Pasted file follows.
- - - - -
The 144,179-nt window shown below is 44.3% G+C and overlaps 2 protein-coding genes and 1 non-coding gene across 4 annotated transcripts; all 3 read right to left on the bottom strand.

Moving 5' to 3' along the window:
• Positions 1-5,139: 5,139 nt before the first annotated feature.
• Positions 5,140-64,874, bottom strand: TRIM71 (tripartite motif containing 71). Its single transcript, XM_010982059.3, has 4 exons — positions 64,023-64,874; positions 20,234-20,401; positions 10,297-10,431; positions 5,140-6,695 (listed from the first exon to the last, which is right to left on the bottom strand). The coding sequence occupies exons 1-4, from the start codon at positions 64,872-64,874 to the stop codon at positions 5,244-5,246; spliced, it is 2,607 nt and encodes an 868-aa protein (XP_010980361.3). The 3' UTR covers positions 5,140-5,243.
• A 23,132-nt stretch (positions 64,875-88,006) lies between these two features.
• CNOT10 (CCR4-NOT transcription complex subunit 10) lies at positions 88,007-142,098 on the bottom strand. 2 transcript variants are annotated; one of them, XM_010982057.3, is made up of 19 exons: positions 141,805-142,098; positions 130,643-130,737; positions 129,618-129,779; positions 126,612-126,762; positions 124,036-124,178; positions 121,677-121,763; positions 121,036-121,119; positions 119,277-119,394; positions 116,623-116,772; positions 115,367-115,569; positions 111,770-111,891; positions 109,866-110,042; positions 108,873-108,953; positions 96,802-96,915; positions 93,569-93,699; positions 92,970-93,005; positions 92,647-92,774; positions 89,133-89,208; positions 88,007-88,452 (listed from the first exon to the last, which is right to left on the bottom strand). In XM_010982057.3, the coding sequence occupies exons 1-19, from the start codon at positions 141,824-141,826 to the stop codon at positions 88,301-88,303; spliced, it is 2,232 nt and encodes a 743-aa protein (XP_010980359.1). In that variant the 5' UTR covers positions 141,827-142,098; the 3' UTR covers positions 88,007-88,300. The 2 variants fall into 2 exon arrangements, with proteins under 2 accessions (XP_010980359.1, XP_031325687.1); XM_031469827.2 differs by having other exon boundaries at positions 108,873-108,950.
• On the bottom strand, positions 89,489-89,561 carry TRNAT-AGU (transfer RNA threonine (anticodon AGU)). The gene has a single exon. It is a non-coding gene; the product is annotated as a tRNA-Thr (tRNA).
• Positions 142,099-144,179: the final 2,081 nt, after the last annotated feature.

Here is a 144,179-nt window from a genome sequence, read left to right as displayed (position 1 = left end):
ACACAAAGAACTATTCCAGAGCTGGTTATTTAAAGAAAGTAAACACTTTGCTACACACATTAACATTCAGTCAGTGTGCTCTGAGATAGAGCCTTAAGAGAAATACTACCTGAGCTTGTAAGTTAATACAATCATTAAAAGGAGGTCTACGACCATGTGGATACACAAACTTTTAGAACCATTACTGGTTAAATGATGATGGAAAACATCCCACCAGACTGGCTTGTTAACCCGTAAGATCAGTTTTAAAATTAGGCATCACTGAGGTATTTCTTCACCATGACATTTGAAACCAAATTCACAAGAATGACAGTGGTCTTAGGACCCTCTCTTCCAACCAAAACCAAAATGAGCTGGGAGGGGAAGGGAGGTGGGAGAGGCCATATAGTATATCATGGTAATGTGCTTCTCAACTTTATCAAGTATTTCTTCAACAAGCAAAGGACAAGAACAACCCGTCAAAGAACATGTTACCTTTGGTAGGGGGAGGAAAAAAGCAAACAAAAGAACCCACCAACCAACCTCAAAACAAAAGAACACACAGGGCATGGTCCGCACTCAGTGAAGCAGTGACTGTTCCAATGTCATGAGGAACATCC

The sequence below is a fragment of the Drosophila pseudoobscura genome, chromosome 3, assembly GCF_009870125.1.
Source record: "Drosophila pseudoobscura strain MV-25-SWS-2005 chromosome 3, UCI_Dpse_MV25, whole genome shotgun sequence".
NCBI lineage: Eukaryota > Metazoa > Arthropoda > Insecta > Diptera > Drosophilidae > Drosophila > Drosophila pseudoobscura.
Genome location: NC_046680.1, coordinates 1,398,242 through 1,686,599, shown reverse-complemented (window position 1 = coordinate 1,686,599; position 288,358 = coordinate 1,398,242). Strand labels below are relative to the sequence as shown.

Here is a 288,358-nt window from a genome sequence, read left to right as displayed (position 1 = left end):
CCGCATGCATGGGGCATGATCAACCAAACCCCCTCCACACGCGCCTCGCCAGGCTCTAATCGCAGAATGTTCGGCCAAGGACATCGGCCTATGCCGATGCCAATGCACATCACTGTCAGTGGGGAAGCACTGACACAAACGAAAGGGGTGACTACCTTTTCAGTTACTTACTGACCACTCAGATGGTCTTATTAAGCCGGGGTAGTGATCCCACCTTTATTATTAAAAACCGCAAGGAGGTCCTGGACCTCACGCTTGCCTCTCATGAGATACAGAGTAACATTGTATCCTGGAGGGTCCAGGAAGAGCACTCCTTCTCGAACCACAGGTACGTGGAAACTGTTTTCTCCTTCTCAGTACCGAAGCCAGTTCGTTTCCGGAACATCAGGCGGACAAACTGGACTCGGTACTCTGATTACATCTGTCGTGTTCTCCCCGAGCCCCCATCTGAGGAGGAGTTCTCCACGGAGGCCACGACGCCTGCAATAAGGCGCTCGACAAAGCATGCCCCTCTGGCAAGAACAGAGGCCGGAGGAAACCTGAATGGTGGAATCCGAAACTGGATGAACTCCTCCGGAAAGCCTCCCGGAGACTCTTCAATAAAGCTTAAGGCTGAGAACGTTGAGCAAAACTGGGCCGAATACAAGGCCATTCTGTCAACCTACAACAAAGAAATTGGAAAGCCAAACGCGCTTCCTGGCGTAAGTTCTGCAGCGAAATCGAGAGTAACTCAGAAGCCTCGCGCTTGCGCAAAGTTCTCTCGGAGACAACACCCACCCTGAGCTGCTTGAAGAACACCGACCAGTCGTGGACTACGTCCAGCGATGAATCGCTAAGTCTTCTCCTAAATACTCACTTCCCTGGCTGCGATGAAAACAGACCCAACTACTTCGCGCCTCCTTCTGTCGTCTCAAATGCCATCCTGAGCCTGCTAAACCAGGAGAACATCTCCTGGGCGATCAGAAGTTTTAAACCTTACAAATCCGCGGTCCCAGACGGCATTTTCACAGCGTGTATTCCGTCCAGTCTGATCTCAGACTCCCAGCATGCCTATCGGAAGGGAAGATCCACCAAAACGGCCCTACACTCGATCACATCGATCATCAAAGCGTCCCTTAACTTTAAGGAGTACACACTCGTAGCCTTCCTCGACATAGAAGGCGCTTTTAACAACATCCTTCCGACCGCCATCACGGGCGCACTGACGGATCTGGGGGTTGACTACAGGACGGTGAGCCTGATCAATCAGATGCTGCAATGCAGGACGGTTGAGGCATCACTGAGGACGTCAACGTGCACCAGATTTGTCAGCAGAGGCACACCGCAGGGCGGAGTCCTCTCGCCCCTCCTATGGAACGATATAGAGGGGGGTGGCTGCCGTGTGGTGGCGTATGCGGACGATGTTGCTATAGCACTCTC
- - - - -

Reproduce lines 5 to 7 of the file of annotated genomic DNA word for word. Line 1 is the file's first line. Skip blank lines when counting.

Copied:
• A 23,132-nt stretch (positions 64,875-88,006) lies between these two features.
• CNOT10 (CCR4-NOT transcription complex subunit 10) lies at positions 88,007-142,098 on the bottom strand. 2 transcript variants are annotated; one of them, XM_010982057.3, is made up of 19 exons: positions 141,805-142,098; positions 130,643-130,737; positions 129,618-129,779; positions 126,612-126,762; positions 124,036-124,178; positions 121,677-121,763; positions 121,036-121,119; positions 119,277-119,394; positions 116,623-116,772; positions 115,367-115,569; positions 111,770-111,891; positions 109,866-110,042; positions 108,873-108,953; positions 96,802-96,915; positions 93,569-93,699; positions 92,970-93,005; positions 92,647-92,774; positions 89,133-89,208; positions 88,007-88,452 (listed from the first exon to the last, which is right to left on the bottom strand). In XM_010982057.3, the coding sequence occupies exons 1-19, from the start codon at positions 141,824-141,826 to the stop codon at positions 88,301-88,303; spliced, it is 2,232 nt and encodes a 743-aa protein (XP_010980359.1). In that variant the 5' UTR covers positions 141,827-142,098; the 3' UTR covers positions 88,007-88,300. The 2 variants fall into 2 exon arrangements, with proteins under 2 accessions (XP_010980359.1, XP_031325687.1); XM_031469827.2 differs by having other exon boundaries at positions 108,873-108,950.
• On the bottom strand, positions 89,489-89,561 carry TRNAT-AGU (transfer RNA threonine (anticodon AGU)). The gene has a single exon. It is a non-coding gene; the product is annotated as a tRNA-Thr (tRNA).